President Trump has made no secret of his misunderstanding of transgender people — or of his disinterest in protecting their civil rights.
Last year, he declared that transgendered men and women could no longer serve openly in the armed services, claiming that they were a burden on the military. Also, the administration revoked an Obama-era rule that allowed students in federally-funded schools to use the restroom corresponding to the gender with which they identified.
Now Trump has said that his administration is considering a further policy change. His comments were vague, but reports said that the administration might narrowly define “sex,” for the purposes of anti-discrimination policies, as an unchanging condition determined at birth by a person’s genitalia. That would be foolish and inhumane.
Sex discrimination has long been prohibited by Title VII of the federal Civil Rights Act, which bars employers from discriminating against employees on the basis of sex, race, national origin and religion. Similarly, Title IX of the Education Amendments Act of 1972 bans discrimination on the basis of sex by any education program that receives federal funding. In recent years, courts and the Obama administration interpreted that to mean not just discrimination against men or women, but also discrimination against gay or transgender people. In recent years, federal trial courts in 20 states and appeals courts in the 1st, 3rd, 6th, 7th, 9th and 11th circuits have ruled in Title IX cases that gender discrimination is sex discrimination.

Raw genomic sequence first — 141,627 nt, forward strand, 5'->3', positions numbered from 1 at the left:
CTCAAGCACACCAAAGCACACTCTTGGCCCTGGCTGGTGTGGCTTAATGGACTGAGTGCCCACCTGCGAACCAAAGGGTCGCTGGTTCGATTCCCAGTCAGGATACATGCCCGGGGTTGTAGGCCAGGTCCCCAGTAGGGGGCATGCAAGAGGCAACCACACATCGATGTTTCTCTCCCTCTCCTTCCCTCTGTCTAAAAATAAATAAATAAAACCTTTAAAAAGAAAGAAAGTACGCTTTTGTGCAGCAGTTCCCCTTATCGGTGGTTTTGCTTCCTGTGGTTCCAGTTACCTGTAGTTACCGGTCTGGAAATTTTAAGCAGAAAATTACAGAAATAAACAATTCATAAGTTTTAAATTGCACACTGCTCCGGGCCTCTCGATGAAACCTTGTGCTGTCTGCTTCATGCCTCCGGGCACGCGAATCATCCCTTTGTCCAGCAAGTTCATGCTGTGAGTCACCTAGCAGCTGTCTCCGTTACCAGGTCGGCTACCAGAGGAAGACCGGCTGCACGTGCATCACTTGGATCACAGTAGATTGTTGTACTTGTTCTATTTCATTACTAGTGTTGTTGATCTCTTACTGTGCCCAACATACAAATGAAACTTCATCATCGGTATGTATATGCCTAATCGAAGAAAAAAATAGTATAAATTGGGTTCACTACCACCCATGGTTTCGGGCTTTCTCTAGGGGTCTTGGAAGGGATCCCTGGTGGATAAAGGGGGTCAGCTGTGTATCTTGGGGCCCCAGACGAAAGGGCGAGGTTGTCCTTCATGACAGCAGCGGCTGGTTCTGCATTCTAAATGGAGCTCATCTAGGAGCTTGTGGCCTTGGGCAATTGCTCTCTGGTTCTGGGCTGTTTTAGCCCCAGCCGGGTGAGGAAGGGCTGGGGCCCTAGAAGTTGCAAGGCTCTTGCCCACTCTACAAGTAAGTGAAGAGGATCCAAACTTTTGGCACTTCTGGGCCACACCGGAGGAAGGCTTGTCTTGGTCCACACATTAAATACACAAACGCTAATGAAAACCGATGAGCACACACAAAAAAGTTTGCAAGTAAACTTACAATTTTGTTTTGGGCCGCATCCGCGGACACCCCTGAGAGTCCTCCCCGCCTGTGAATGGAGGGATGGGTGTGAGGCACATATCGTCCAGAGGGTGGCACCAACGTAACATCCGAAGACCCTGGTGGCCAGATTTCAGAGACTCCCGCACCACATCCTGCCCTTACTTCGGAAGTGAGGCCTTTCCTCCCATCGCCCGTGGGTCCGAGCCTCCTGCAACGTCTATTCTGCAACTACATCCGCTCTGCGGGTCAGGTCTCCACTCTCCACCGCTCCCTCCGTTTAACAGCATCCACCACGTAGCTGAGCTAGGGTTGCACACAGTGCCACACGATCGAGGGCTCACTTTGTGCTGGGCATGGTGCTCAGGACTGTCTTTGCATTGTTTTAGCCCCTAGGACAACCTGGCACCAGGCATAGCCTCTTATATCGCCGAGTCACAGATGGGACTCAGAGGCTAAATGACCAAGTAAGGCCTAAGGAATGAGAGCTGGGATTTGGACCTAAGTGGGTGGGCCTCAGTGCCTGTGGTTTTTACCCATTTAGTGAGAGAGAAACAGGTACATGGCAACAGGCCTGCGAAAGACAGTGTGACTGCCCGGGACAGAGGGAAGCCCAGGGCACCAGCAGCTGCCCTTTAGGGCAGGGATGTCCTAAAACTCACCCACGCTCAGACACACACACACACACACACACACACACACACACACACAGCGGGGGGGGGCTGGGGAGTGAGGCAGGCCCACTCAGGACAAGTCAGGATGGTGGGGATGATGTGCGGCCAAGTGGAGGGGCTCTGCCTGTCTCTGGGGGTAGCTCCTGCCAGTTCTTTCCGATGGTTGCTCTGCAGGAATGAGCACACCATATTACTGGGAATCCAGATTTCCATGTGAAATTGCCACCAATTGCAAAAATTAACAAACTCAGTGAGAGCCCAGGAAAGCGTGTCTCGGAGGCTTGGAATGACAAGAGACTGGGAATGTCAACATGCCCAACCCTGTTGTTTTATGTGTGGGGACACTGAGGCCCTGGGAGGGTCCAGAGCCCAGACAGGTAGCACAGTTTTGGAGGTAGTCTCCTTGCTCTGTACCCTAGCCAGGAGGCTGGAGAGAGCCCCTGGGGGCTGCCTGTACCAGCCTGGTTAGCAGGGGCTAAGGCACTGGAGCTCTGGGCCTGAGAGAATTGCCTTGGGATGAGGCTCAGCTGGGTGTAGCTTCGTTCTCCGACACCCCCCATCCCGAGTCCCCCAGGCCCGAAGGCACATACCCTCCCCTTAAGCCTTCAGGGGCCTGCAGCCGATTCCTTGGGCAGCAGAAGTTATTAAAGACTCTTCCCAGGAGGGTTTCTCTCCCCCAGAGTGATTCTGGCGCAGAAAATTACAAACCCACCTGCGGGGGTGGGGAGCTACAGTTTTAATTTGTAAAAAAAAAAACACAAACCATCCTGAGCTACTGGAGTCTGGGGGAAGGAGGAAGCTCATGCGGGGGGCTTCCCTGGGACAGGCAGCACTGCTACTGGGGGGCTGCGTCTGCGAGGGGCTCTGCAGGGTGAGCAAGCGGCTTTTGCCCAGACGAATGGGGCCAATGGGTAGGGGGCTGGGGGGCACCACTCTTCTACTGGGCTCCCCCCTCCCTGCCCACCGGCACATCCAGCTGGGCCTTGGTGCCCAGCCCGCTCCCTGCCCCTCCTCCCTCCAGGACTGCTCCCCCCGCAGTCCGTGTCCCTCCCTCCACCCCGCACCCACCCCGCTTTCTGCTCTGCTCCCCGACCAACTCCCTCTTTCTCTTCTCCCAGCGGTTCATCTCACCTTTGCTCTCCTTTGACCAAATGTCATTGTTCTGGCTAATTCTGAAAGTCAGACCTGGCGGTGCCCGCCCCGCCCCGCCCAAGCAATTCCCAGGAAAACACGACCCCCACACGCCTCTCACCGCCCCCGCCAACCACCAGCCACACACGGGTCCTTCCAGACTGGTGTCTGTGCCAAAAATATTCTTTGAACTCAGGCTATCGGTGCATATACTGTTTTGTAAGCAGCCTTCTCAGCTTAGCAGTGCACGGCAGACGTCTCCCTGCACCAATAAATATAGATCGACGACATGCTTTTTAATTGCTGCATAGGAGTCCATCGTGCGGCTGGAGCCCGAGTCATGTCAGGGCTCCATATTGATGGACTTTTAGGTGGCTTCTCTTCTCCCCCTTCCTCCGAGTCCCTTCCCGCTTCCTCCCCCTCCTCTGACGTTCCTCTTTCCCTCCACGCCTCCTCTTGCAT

But the Trump administration, goaded on by the social conservatives in its base, has consistently resisted accepting that interpretation of the laws. In a memo last year, Atty. Gen. Jeff Sessions stated that the Title VII prohibition against sex discrimination did not encompass gender identity discrimination, and rescinded an Obama memo stating the opposite. And just Wednesday, the Justice Department filed a brief stating that a funeral home did not violate sex discrimination laws when it fired a male worker who was transitioning into a woman and intended to live and dress as a woman. The funeral home lost the case in lower courts and is now petitioning the U.S. Supreme Court to take it.